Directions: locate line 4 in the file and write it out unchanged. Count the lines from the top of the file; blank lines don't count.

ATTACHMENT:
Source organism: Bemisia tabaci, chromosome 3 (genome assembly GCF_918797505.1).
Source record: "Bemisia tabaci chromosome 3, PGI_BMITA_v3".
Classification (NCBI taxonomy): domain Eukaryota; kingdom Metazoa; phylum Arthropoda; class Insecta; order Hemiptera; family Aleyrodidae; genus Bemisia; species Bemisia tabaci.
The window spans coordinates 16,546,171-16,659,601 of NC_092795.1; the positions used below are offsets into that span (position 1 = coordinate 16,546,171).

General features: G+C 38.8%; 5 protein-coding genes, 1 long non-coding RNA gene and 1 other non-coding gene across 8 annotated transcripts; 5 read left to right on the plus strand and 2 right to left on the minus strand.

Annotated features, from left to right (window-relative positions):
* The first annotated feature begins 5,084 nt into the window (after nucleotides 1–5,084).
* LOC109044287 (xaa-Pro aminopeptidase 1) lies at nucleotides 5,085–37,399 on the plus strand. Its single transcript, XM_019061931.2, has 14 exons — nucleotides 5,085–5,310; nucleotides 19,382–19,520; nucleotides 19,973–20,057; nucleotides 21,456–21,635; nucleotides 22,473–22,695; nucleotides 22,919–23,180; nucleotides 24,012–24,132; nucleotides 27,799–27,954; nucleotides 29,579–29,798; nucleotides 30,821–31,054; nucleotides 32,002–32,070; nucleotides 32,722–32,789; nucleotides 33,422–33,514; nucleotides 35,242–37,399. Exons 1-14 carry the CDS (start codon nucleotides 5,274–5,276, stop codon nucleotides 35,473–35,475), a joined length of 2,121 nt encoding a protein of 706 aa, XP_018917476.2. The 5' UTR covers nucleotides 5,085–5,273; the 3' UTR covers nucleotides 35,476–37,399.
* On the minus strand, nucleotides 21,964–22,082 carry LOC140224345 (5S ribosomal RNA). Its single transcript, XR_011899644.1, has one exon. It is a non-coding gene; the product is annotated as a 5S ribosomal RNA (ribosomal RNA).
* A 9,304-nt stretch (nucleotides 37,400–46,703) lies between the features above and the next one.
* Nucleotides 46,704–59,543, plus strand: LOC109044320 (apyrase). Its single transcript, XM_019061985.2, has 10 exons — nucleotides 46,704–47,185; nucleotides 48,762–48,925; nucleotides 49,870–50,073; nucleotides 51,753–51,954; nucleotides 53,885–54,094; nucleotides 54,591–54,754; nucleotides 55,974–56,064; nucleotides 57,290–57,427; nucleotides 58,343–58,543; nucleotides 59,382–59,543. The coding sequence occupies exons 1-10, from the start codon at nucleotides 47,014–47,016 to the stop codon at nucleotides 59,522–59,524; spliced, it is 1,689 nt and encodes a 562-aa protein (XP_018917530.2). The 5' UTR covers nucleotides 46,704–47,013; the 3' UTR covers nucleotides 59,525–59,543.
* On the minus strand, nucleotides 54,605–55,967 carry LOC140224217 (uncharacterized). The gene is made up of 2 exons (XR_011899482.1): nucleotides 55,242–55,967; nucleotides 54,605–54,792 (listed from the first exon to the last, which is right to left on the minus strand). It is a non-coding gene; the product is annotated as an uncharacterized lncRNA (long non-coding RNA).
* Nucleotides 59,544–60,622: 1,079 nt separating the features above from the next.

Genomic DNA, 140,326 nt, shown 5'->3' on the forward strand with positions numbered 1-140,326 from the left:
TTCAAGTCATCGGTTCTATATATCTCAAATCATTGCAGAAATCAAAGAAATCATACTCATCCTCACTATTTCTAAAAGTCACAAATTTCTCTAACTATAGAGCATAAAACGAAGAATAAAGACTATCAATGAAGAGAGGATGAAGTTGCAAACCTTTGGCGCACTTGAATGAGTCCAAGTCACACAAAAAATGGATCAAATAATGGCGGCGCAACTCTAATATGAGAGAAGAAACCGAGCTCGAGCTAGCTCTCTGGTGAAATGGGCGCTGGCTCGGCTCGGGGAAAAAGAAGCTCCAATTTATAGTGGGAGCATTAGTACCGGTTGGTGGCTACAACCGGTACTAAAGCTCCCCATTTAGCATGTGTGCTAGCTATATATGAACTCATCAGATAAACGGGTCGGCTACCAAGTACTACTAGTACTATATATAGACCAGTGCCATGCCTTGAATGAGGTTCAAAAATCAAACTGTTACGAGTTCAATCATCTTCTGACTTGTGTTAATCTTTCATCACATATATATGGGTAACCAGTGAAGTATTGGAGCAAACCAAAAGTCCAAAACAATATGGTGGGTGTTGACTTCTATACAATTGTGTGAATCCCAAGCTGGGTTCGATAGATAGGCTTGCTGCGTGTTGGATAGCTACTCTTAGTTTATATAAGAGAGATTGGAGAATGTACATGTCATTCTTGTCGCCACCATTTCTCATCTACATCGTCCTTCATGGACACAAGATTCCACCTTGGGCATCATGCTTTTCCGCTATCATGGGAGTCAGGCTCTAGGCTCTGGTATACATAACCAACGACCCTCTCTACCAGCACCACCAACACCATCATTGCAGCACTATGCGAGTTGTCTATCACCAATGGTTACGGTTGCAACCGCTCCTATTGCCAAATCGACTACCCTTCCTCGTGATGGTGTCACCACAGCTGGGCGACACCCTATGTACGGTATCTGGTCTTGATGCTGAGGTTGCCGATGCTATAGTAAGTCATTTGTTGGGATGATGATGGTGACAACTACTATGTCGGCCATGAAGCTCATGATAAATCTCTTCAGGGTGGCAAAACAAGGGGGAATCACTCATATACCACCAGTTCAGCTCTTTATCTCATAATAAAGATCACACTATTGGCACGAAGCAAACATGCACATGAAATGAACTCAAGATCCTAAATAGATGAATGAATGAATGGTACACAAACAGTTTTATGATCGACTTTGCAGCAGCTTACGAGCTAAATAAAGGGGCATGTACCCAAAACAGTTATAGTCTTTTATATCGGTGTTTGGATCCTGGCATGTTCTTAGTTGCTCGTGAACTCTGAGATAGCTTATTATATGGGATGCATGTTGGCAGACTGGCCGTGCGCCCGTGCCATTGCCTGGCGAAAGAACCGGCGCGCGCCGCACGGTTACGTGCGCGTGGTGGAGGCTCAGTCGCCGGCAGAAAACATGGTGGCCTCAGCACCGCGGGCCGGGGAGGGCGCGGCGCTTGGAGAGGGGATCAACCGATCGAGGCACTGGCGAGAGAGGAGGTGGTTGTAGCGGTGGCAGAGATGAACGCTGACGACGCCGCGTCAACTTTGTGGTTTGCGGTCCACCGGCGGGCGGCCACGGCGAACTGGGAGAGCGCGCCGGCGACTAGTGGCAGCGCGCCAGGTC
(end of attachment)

The window spans coordinates 16,546,171-16,659,601 of NC_092795.1; the positions used below are offsets into that span (position 1 = coordinate 16,546,171).